The State Hornet

Sac State student Matthew Major incorporates creative jazz into violin

Major is taking his violin talent from the streets to San Francisco and beyond

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Sac State student Matthew Major incorporates creative jazz into violin

Matthew Major poses for a portrait photo on the steps of Eureka Hall on Friday, Sep. 14, 2018.

Matthew Major poses for a portrait photo on the steps of Eureka Hall on Friday, Sep. 14, 2018.

Kelly Kiernan - The State Hornet.

Matthew Major poses for a portrait photo on the steps of Eureka Hall on Friday, Sep. 14, 2018.

Kelly Kiernan - The State Hornet.

Kelly Kiernan - The State Hornet.

Matthew Major poses for a portrait photo on the steps of Eureka Hall on Friday, Sep. 14, 2018.

Kelly Kiernan

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Sacramento State student Matthew Major is an upcoming jazz violinist who is creating a unique sound by changing the way violin is traditionally played.

“There’s not a lot of violinists and there’s not a lot of jazz violinists,” Major said. “That’s why i’m going to be that guy to make violin funky, jazzy, new and creative.”

Major grew up in a musical family so music was always playing in the house, he said. On his dad’s side of the family, they listened to jazz and on his mom’s side, he listened to the classics.

“When I was a baby, I always heard the classical standards [like] Beethoven and Mozart and Vivaldi,” Major said.

Although Major’s instrument of choice is the violin, he originally showed interest in the trumpet, he said.

“I really wanted to play trumpet but [my parents] said that I’d break windows by playing too loud, so they got me a violin and it’s been history ever since,” Major said.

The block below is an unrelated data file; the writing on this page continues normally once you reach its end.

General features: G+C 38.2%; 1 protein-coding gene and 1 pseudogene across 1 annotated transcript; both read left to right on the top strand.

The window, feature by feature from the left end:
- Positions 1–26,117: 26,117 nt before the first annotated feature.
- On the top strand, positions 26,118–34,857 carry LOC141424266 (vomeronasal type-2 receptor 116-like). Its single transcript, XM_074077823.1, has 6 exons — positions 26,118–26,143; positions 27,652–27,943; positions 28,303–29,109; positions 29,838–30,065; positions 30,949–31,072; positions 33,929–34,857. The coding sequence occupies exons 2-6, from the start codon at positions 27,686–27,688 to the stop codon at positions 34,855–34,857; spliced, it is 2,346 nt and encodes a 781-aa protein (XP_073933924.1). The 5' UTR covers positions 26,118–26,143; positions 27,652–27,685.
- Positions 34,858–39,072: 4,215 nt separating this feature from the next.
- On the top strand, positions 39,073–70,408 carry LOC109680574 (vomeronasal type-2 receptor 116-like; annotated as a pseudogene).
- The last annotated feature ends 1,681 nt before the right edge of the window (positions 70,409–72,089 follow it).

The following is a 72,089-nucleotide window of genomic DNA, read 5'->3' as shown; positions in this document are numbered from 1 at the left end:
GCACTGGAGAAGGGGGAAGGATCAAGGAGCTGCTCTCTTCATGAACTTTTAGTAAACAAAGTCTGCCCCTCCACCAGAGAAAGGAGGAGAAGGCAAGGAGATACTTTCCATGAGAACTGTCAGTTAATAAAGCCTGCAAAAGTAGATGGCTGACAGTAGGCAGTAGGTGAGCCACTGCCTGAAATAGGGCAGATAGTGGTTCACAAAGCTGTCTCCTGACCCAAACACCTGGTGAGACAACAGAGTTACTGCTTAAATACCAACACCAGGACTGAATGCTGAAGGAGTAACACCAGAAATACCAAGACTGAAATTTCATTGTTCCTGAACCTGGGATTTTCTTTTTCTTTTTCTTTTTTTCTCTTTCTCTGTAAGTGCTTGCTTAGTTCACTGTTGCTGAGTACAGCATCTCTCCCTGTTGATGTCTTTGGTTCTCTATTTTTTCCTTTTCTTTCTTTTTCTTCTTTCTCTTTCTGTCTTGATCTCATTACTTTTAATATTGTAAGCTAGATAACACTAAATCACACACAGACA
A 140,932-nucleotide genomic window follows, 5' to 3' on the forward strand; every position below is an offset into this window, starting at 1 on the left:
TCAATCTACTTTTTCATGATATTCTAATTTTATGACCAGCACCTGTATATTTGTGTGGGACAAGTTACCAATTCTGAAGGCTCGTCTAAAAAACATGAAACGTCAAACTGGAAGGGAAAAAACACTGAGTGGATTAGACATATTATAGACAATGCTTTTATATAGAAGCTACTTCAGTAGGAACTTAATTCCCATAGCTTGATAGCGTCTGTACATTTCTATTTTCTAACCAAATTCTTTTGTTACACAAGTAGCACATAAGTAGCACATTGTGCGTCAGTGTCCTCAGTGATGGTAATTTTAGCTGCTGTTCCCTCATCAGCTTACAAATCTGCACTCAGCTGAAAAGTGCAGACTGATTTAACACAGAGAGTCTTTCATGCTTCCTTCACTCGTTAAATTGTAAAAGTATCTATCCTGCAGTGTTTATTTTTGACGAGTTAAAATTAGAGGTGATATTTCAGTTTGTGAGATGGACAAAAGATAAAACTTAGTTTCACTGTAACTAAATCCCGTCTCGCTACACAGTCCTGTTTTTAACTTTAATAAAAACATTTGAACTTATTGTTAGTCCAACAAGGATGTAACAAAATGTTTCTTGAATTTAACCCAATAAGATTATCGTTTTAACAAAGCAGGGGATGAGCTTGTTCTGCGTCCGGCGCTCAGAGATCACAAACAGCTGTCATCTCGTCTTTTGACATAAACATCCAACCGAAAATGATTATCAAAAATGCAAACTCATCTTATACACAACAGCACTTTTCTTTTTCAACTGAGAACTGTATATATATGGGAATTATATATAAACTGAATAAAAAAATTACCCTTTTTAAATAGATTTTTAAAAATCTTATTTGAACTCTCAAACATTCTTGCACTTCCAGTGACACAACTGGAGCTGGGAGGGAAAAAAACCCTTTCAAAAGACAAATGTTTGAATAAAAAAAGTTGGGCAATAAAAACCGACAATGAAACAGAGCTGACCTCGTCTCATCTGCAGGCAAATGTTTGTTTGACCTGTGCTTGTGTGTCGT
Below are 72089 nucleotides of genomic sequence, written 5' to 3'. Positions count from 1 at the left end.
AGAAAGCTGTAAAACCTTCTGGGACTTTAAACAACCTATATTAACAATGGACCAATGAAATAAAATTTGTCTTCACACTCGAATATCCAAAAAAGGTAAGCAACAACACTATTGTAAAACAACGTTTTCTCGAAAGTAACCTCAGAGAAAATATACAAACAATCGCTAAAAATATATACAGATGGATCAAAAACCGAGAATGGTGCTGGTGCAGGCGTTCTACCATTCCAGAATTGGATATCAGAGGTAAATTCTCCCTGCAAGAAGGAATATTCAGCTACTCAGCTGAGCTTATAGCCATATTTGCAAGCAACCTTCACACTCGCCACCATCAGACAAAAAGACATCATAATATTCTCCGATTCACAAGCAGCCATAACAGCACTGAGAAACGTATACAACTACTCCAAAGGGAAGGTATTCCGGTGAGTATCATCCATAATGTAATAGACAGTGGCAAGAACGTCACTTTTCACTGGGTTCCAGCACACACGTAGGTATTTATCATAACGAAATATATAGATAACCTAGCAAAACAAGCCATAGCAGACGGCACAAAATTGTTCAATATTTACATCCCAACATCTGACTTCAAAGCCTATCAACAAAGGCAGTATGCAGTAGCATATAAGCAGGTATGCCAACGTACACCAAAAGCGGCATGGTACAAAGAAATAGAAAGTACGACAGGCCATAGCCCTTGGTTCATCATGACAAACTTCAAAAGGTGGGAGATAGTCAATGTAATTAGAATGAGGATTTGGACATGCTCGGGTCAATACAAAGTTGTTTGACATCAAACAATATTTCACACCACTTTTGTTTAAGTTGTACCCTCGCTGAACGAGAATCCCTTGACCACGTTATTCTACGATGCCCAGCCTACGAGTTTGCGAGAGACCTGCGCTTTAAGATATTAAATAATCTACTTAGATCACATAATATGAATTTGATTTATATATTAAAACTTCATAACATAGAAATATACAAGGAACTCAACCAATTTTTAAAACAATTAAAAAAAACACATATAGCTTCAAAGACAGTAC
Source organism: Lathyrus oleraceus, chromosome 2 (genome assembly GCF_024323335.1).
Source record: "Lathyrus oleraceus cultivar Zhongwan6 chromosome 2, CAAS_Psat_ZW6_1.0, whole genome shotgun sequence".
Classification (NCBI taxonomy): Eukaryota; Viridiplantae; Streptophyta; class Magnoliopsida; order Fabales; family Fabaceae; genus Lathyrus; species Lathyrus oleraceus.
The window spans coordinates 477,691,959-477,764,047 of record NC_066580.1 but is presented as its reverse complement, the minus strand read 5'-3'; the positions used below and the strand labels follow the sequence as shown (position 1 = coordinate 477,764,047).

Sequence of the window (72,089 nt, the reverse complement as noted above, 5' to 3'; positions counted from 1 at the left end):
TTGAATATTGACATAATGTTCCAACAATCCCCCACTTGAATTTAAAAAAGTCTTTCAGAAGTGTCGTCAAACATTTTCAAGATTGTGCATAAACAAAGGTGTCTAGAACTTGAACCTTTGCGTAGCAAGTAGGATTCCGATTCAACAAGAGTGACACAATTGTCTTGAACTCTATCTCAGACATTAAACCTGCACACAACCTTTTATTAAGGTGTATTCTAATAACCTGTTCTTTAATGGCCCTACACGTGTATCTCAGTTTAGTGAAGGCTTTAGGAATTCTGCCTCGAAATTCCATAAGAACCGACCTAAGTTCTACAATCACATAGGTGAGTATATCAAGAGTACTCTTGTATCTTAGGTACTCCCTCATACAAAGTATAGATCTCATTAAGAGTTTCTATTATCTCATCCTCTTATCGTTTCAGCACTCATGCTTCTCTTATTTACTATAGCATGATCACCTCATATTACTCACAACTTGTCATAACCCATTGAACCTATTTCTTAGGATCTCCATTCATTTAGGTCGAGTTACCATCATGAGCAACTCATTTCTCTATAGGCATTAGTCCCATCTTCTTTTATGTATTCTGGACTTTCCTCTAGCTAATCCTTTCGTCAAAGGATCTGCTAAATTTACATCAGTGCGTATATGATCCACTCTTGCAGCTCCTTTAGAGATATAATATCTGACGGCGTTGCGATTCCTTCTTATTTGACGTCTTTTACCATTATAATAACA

Major gives credit to his musical talents to his first two private teachers. Major said most of what he has learned came from them.

“Celia Vollov, my first private teacher, and Debbra Schwartz, my second private teacher, those two ladies helped me become the musician I am today,” Major said. “Ninety percent of the things I’ve learned, I learned from them.”

Major favors jazz over classical he said. “Jazz gives me the freedom I want and love so much,” Major said.

Major said musicians actually have the power to say what they want to say using their instruments versus words.

“It’s kinda like the difference between ballet dancing and salsa dancing. Ballet dancing every detail has to be there and in Salsa it’s more social,” Major said. “It’s what you feel in [your heart].”

Ray Charles, Louis Armstrong, Frank Sinatra, Carlos Santana, Tito Puente, Eddie Parente and Jimi Hendrix are some of his favorite artists that Major said he likes to listen to.

“I want to be a Santana or a Hendrix,” Major said. “I want to solo, I want to sing, I want to scream. I want to make my violin sound as best as it sounds.”

Major said he loves playing in a band and recently played with Nagual at The Shady Lady.

Major also played with Don Gato and will be a regular substitute for one of the players, he said.

“In a band, everyone is a soloist, it’s really just a big conversation,” Major said. “If I do a rhythm on my instrument the guitar player can play it back, and the drum player can play it back.”